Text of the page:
What is the Save our Broomfield campaign about


Update 23rd January 2016

The consultation has now closed and no further submissions will be accepted.

Well done to everyone that sent one in before the deadline, it has been a tremendous effort all round.

What Happens Now?

The City Council will analyse all the responses and feedback to the Development Committee in March.

Then comes preparation of the Preferred Options document, which is due to be considered by the Development Committee in June, and then go out to public consultation between July and September.

It's likely we'll know what the preferred options are when the Development Committee meets on 9 June, otherwise the next meeting is 14 July. We'll keep you posted.


Jobs to create urbanisation. Removing trees and vegetation to build houses, some with sewers and some with septic tanks. Begin drilling wells.

Bulldozing of land for houses and subdivisions. Filling in of farm ponds. Building of roads. Diverting streams to supply water for people. Discharging of sewage into streams.

Effect on Water System:

More storm runoff and erosion because there is less vegetation to slow water as it runs down hills. More sediment is washed into streams. Flooding can occur because water-drainage patterns are changed.

More land erosion and more sediment is washed into streams. This increases the chance of flooding and harms the water quality of the streams. Local flooding can occur. Some small streams are paved over (using culverts). Natural land that used to soak up runoff is replaced by roads and large areas of pavement (impervious areas) . This means that the water that used to soak into the ground now runs off into streams. The runoff can also be collected by storm sewers and sent to small streams, which can flood.
Increased sewage in streams causes pollution -- it can kill fish and make water unusable for other purposes downstream.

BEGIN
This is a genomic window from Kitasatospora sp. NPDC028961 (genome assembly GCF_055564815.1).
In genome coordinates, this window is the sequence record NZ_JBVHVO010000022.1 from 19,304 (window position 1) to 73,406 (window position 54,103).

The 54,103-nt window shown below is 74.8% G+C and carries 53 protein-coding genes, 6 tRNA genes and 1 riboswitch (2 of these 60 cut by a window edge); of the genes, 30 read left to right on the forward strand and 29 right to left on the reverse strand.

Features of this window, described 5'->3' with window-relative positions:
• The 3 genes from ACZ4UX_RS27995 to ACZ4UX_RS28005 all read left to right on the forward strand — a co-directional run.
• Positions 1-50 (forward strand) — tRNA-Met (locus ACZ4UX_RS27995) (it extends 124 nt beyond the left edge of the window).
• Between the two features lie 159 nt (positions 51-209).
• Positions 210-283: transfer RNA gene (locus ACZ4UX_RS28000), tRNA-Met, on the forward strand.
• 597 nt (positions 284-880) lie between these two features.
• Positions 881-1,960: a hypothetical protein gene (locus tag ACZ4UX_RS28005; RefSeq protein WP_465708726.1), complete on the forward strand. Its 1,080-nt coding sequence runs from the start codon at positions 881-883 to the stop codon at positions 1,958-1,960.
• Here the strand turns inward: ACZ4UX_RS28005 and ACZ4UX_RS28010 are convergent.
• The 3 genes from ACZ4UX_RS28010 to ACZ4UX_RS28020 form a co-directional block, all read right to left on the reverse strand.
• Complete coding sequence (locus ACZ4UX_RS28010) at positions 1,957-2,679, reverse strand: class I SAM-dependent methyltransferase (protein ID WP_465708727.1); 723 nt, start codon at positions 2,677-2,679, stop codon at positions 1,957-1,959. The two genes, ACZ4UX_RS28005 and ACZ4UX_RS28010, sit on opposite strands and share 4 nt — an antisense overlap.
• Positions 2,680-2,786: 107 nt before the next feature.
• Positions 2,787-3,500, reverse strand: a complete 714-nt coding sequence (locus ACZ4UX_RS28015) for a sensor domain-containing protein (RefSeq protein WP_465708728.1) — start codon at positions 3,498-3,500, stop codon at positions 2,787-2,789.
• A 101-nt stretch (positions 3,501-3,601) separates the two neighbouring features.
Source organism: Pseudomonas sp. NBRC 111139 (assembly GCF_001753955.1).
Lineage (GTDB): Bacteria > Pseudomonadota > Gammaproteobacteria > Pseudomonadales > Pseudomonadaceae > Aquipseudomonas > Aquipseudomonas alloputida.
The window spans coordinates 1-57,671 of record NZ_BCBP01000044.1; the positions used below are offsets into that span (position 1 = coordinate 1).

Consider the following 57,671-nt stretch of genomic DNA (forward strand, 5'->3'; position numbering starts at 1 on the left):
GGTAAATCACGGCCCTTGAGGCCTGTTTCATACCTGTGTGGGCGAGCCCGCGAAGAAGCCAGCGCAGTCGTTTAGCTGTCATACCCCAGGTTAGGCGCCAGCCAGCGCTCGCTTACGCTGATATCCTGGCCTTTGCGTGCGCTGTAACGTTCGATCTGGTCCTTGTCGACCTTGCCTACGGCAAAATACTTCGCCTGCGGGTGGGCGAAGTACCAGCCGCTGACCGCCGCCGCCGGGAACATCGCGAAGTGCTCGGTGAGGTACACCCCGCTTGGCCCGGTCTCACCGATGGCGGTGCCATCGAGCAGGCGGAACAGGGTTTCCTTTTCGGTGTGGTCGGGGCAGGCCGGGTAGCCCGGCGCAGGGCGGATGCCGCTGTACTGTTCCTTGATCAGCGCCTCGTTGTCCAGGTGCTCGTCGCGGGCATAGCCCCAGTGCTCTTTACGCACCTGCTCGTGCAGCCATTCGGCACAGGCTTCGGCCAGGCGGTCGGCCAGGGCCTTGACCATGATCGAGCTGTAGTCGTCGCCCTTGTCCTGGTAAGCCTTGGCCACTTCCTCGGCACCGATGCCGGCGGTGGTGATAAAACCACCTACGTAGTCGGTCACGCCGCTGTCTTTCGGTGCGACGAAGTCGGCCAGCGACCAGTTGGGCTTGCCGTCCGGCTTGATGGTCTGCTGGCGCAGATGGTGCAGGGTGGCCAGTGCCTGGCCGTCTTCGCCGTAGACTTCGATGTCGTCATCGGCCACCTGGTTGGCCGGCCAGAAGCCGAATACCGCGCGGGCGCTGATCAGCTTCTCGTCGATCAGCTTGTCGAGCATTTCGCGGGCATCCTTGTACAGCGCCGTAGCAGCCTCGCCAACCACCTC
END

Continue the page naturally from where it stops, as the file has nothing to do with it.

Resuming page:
More pavement means less water will soak into the ground, meaning that the underground water table will have less water to recharge it. This will lower the water table. Some existing wells will not be deep enough to get water and might run dry.
The runoff from the increased pavement goes into storm sewers, which then goes into streams. This runoff, which used to soak into the ground, now goes into streams, causing flooding. Changing a stream channel can cause flooding and erosion along the stream banks. More sewage is discharged into streams that weren't "designed by nature" to handle that much water.

The use of too many large wells can lower the underground water table. This can cause other wells to run dry, can cause saltwater to be drawn into drinking-water wells, and can cause land that was formerly "held up" by underground water to subside, resulting in sinkholes and land subsidence.

If you are around PLEASE come and support us. Broomfield has agreed to expand from 1,700 homes to over 4,000. The new City Plans want us to take another 1,500 homes. Main Road can’t cope and it is already a traffic jam; this initiative to slow ambulances further is a fatality waiting to happen.

The Chronicle are sending a professional photographer and we need bodies in the photo….

Tuesday 29 December 11am

Outside St Mary's Church, Church Green

The Church car-park will be open from 10:45am. to park

Download the CCC Local Plan

Download the Paper Comments Form

Download the Broomfield Keep Calm Poster

Download the "Your Village Needs You" Poster

Download the Broomfield Hospital Poster

Share on Social Media

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